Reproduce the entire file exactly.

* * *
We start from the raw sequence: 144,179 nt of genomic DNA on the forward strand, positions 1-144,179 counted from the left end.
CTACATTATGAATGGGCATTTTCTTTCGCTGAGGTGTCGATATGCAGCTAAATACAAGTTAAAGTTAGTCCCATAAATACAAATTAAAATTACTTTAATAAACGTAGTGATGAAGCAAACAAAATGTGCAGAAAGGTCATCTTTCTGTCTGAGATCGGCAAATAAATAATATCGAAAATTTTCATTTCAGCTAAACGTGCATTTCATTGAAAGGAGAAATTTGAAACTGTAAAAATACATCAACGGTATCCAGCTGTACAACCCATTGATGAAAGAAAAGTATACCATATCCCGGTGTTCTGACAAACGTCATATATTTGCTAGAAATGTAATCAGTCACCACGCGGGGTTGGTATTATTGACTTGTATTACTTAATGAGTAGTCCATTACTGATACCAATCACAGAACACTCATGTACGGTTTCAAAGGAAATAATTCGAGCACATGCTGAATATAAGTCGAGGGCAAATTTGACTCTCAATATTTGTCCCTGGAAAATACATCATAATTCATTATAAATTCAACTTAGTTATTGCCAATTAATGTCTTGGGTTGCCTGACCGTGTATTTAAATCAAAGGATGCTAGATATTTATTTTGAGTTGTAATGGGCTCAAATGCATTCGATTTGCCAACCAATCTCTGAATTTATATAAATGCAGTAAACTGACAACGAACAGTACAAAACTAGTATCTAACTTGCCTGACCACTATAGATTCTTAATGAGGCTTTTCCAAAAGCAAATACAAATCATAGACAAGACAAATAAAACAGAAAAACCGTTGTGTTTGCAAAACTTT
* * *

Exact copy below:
We start from the raw sequence: 144,179 nt of genomic DNA on the forward strand, positions 1-144,179 counted from the left end.
CTACATTATGAATGGGCATTTTCTTTCGCTGAGGTGTCGATATGCAGCTAAATACAAGTTAAAGTTAGTCCCATAAATACAAATTAAAATTACTTTAATAAACGTAGTGATGAAGCAAACAAAATGTGCAGAAAGGTCATCTTTCTGTCTGAGATCGGCAAATAAATAATATCGAAAATTTTCATTTCAGCTAAACGTGCATTTCATTGAAAGGAGAAATTTGAAACTGTAAAAATACATCAACGGTATCCAGCTGTACAACCCATTGATGAAAGAAAAGTATACCATATCCCGGTGTTCTGACAAACGTCATATATTTGCTAGAAATGTAATCAGTCACCACGCGGGGTTGGTATTATTGACTTGTATTACTTAATGAGTAGTCCATTACTGATACCAATCACAGAACACTCATGTACGGTTTCAAAGGAAATAATTCGAGCACATGCTGAATATAAGTCGAGGGCAAATTTGACTCTCAATATTTGTCCCTGGAAAATACATCATAATTCATTATAAATTCAACTTAGTTATTGCCAATTAATGTCTTGGGTTGCCTGACCGTGTATTTAAATCAAAGGATGCTAGATATTTATTTTGAGTTGTAATGGGCTCAAATGCATTCGATTTGCCAACCAATCTCTGAATTTATATAAATGCAGTAAACTGACAACGAACAGTACAAAACTAGTATCTAACTTGCCTGACCACTATAGATTCTTAATGAGGCTTTTCCAAAAGCAAATACAAATCATAGACAAGACAAATAAAACAGAAAAACCGTTGTGTTTGCAAAACTTT